The Effect of Ranolazine on Glycemic Control: a Narrative Review to Define the Target Population

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Ranolazine is an anti-anginal medication that reduces the sodium-dependent calcium overload via the inhibition of the late sodium current. After its approval for the treatment of chronic angina in 2006 in the USA, ranolazine has been reported to have several pleiotropic effects on various cardiac conditions, such as atrial fibrillation, ventricular arrhythmias, diastolic and microvascular dysfunction, and pulmonary arterial hypertension. Recently, several studies reported some promising results on the potential benefits of ranolazine on glycemic control. Though the mechanism of the antihyperglycemic effect is still unknown, ranolazine may exert the effect through β cell preservation, inhibition of glucose secretion, and enhancement of insulin secretion in a glucose-dependent manner. Given the increased risk of cardiovascular disease in patients with diabetes, it will be useful if one medication can simultaneously improve chronic angina and diabetes. Therefore, ranolazine could be a favored choice among other anti-anginal agents for patients with comorbidity of chronic angina and diabetes mellitus. In this review, we summarize the available data from clinical studies and provide valuable insight into defining the target population for the antihyperglycemic effect of ranolazine.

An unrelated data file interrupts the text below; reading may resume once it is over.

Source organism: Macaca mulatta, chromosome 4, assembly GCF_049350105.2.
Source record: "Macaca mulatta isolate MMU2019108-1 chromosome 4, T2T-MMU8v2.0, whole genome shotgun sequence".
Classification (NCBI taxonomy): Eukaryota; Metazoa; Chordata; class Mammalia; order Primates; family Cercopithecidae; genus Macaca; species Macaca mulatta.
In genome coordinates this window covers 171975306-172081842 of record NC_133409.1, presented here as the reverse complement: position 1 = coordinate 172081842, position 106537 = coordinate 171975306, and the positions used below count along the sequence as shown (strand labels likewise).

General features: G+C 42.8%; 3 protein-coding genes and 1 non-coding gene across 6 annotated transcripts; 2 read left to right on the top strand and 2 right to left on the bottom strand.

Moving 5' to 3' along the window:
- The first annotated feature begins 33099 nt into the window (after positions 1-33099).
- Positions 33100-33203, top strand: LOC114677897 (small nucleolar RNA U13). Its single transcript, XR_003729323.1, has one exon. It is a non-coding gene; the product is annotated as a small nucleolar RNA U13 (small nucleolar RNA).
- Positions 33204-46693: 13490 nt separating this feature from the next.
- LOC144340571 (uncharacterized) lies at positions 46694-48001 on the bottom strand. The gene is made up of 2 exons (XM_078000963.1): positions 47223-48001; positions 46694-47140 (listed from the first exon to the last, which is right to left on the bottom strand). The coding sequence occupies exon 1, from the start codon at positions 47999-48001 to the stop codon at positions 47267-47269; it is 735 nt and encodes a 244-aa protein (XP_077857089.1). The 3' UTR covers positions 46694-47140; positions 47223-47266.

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Cardiovascular Drugs and Therapy


This article was published in Cardiovascular Drugs and Therapy.

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